A cricket is born who cannot talk! A bigger cricket welcomeshim to the world, then a locust, a cicada, and many other insects, buteach time the tiny cricket rubs his wings together in vain: no soundemerges. In the end, however, he meets another quiet cricket, andmanages to find his "voice." Children will love the repetitive textas they meet a steady parade of new creatures (including a"spittlebug, slurping in a sea of froth"); and of course they'lldelight in the happy ending. This is one of a series of large (11.5 by8.5 inches) format Eric Carle books with a mechanical twist: in thiscase, the quiet cricket bursts into (surprisingly authentic)electronic song as you turn the last page. (The battery isreplaceable.) An amusement for the ears, but most of all--as ever,with Carle--a feast for the eyes. The colorful cut-paper illustrationsare simply gorgeous, drawing you in even on the hundredthreading. (And there will be a hundredth reading, followed by manymore.) (Baby to preschool) --Richard Farr ... Read more

Customer Reviews (55)

2-0 out of 5 stars Please make the chirp stop
This is a favorite of my family. It was a favorite of mine until the chirping would not turn off. The book was closed and the chirp was still chirping all night I was to tired to search for the book at first but after 10 mins I could take no more. It is a really cute story and we love the chirp but I had to take the batteries out. If my daughter wants to me to read this one to her I have to hold the batteries and put them in when she gets to the last page. Hope this helps someone else before buying the book we love Carle but I would pass on this one.

5-0 out of 5 stars A Favorite
A favorite in our household, our toddlers often request this book and enjoy the sound effects at the end.

So, this book is supposed to chirp when you get to the end, I am wrapping it up to give to my nephew on Christmas Eve and I turn to the back - no sound. I called Amazon and was slightly unhappy that they sent me a book that didn't chirp and so my nephew wouldn't have it to unwrap Christmas morning. So, I call and the customer service rep is pretty surly, but finally tells me that he will send me a working copy of the book by priority mail, but the soonest it will arrive is Monday after Christmas.Which, while not ideal, is ok because my nephew doesn't leave town to go home until Wednesday.So, I wait and wait all day Monday - the book does not come.I call Amazon first thing on Tuesday only to find out the guy LIED to me, and instead of sending the book as promised, he just refunds my money and sends me an email telling me I need to re-order the book. Its the holidays, of course I'm not checking my email. Unbelievable. The girl I'm talking to is so unbelievably rude that I ask to speak to a manager and then spend WAY too long on hold. She comes back and says a manager is not available. So I say, that's fine, just have the manager call me when he is available because Hello its the end of the month and I don't have that many minutes left on my phone.She says no, that I have to hold.Moral of the story, Amazon has bad customer service and will out and out lie to you.Don't count on them for big occasions like Christmas or you will have some very unhappy children.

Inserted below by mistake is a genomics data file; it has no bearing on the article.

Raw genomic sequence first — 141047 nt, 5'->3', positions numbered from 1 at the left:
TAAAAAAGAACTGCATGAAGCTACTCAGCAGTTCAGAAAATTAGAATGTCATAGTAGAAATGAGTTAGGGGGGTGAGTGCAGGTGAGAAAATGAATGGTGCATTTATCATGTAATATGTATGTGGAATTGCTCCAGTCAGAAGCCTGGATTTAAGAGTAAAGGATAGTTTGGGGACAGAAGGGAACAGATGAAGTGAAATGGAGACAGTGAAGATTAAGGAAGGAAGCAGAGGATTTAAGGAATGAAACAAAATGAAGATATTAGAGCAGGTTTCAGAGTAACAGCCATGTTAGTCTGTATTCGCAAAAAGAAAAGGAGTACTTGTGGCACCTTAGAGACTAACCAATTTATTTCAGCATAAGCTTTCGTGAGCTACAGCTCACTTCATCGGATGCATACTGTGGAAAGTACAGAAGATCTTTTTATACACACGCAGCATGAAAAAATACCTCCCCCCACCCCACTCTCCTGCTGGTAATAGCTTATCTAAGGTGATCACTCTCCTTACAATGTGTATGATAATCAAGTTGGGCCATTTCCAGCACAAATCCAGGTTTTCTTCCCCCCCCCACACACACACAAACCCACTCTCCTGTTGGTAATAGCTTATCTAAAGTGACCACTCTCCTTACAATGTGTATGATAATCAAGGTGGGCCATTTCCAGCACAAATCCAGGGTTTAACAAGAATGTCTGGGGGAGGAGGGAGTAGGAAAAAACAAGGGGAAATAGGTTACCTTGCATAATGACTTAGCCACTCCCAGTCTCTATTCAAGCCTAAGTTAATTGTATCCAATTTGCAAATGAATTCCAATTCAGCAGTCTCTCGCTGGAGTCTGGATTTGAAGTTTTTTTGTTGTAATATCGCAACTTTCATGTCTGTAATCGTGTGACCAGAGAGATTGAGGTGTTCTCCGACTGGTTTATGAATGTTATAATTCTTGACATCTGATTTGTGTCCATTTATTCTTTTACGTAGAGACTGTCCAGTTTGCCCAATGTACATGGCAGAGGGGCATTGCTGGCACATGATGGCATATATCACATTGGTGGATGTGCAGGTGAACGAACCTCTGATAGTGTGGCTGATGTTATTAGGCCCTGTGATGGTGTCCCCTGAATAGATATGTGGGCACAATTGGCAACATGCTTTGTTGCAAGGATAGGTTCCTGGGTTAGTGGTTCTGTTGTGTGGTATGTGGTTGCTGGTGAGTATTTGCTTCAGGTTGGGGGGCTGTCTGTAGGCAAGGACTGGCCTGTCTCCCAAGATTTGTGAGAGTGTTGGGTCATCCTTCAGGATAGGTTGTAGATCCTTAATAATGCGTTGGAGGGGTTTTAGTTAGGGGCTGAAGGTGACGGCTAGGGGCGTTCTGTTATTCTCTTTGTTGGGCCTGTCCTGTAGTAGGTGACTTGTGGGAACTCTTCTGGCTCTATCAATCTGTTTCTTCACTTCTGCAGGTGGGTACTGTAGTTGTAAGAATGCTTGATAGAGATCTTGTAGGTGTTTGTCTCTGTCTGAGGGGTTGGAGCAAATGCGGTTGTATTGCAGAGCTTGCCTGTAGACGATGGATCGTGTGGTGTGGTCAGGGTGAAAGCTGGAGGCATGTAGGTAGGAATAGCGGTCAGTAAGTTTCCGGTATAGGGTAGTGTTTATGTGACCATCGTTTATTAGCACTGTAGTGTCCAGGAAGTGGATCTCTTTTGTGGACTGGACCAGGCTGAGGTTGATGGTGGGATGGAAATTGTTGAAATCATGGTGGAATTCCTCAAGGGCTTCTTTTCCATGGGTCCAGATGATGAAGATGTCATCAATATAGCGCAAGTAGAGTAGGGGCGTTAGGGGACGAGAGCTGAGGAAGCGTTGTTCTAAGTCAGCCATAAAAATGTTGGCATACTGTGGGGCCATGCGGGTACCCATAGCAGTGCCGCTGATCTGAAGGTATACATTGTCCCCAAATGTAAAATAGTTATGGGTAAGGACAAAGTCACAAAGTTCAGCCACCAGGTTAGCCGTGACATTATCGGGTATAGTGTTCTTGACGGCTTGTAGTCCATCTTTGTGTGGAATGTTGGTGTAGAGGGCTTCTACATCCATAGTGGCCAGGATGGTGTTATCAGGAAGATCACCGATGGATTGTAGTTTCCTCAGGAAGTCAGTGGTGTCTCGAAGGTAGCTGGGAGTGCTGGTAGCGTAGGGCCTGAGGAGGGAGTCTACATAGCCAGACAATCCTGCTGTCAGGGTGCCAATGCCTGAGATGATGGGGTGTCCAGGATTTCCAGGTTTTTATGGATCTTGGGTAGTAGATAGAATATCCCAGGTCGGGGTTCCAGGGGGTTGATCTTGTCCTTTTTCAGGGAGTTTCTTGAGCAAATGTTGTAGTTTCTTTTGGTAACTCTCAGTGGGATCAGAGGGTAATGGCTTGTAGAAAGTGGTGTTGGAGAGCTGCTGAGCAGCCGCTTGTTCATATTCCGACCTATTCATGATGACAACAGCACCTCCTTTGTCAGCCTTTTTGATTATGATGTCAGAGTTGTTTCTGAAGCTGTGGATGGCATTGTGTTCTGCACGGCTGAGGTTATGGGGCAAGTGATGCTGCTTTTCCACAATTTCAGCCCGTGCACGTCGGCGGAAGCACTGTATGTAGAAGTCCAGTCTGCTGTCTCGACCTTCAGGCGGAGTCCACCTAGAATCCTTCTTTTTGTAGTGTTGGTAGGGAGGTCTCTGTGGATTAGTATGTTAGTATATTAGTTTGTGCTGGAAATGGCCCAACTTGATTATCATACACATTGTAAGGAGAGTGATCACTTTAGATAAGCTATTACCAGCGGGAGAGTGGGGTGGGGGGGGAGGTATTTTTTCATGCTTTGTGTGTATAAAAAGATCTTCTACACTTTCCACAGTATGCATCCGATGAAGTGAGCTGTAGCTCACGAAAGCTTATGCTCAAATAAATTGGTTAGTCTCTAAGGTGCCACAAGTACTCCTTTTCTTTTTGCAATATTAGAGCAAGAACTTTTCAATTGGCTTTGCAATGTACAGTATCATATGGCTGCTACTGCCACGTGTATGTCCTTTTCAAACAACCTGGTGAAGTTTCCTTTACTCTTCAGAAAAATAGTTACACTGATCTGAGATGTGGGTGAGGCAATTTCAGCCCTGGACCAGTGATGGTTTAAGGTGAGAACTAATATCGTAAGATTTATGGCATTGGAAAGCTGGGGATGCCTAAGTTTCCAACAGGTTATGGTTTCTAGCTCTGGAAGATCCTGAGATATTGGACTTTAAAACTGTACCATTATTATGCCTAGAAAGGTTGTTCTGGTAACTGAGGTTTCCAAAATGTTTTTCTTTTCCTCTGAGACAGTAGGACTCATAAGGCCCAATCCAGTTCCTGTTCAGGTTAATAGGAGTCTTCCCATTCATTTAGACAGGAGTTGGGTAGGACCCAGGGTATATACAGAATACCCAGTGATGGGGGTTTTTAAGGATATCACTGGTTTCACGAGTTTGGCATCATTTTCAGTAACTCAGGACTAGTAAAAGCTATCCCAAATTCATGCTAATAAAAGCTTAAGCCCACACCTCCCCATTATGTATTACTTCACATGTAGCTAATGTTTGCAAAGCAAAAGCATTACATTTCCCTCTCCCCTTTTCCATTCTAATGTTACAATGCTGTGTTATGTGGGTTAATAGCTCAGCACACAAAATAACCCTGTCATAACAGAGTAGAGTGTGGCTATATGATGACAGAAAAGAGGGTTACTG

4-0 out of 5 stars Great when it works
Once again Eric Carle doesn't disappoint.It is a wonderful story that allows for discussions as the child grows.Illustrations can be used to learn colors, or let the child create their own version of the story.Chirping crickets at the end are delightful for both the listener and the story teller; however, some books are problematic with how well the sound works--be sure to check your purchase out!Simple text is great for emerging readers even though they probably will have the story memorized!The board book construction is great for little fingers not yet adept at turning pages.

4-0 out of 5 stars Teaches names of bugs
I really like that it talks about the names of bugs and what the bugs do.It has the repetition (and choppiness) of a Carle book, which made it easy to let the kids chime in on "But nothing happened.Not a sound".The ending was dumb though, which is why I gave it 4-stars. ... Read more